R: Oh yeah, definitely. You know, just from gaining more experience. I’ve taught probably hundreds of kids by now and just based on courses I’ve been able to teach a wide variety of things. I’ve taught grade 9 applied, academic, and ESL [science]. I’ve taught grade 11 and 12 chemistry, and grade 11 and 12 biology. The breadth of courses I’ve taught is very wide. So to answer your question in terms of experience, yes definitely.

JT: Has your experience at WCI been a positive one thus far?

R: Thus far, yeah. Generally it’s been very very positive. I have great colleagues to work with and as a newer teacher it was great to have more experienced teachers around me to show me the ropes and help me along the way.

JT: In today’s world especially, we’re told as young people that we can be anything we want to be. Is being a teacher something you can see yourself doing up until you retire or are there other career paths you would maybe like to explore?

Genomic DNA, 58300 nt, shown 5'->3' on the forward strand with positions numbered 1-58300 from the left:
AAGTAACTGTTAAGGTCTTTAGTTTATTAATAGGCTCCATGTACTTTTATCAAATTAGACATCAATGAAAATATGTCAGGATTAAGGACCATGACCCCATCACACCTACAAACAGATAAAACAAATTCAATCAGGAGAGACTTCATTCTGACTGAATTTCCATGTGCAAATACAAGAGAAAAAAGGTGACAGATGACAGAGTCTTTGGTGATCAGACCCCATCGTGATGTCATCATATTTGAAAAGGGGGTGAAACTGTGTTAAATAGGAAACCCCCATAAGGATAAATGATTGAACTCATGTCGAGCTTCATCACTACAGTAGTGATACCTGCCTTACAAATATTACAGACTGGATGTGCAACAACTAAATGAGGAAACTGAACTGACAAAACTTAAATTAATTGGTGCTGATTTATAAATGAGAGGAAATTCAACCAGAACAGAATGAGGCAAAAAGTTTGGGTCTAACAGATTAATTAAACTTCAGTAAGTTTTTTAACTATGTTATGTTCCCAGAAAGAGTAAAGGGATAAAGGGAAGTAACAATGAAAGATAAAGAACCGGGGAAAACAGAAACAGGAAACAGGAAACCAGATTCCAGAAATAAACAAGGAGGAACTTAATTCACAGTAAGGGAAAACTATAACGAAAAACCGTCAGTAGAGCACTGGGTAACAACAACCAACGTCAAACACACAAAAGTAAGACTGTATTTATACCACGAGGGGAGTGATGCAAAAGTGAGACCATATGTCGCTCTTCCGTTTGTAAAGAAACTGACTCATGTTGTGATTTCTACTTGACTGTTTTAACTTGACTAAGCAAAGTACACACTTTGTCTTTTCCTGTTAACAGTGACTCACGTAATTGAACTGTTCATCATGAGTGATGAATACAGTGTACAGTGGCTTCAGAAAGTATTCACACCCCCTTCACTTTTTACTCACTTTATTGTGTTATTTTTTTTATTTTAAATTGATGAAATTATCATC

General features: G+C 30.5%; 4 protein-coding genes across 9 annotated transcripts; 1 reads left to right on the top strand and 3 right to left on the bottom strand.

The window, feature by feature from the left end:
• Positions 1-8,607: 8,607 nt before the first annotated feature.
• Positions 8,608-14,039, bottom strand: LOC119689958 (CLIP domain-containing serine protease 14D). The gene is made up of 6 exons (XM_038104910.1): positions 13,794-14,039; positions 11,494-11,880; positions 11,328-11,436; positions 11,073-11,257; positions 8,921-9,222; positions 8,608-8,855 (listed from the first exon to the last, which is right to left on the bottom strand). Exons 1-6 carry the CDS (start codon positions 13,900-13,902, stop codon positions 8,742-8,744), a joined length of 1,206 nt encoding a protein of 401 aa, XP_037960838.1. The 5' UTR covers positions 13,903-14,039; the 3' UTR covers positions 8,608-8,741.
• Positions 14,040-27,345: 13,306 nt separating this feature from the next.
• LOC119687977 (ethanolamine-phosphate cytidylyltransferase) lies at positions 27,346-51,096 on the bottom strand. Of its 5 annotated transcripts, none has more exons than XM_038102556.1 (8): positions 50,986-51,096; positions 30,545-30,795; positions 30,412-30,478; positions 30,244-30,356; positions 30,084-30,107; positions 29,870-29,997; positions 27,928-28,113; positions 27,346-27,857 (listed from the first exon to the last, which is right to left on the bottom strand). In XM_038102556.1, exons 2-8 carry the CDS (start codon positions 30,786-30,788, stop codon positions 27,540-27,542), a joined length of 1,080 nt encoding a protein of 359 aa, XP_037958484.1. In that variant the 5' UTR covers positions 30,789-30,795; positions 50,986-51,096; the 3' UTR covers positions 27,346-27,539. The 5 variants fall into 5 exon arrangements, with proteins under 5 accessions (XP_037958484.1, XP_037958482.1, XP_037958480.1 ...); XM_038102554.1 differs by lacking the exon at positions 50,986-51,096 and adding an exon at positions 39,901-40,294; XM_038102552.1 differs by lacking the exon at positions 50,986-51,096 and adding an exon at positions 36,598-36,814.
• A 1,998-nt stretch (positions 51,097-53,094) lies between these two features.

R: Definitely until I retire. I don’t think I’ll get bored doing this at all just because of the different students that you get every year and it always changes. The courses might change or they might redesign the whole curriculum and then you might have to start all over. So you’re not doing the same thing everyday, which is the one thing I dread the most. Doing the same thing everyday would drive me crazy, but with this you get to do something different and it’s fun. Teaching is the best part of my day!

JT: You’ve been involved with the production of WCI’s multicultural show more than once. What has that experience been like for you?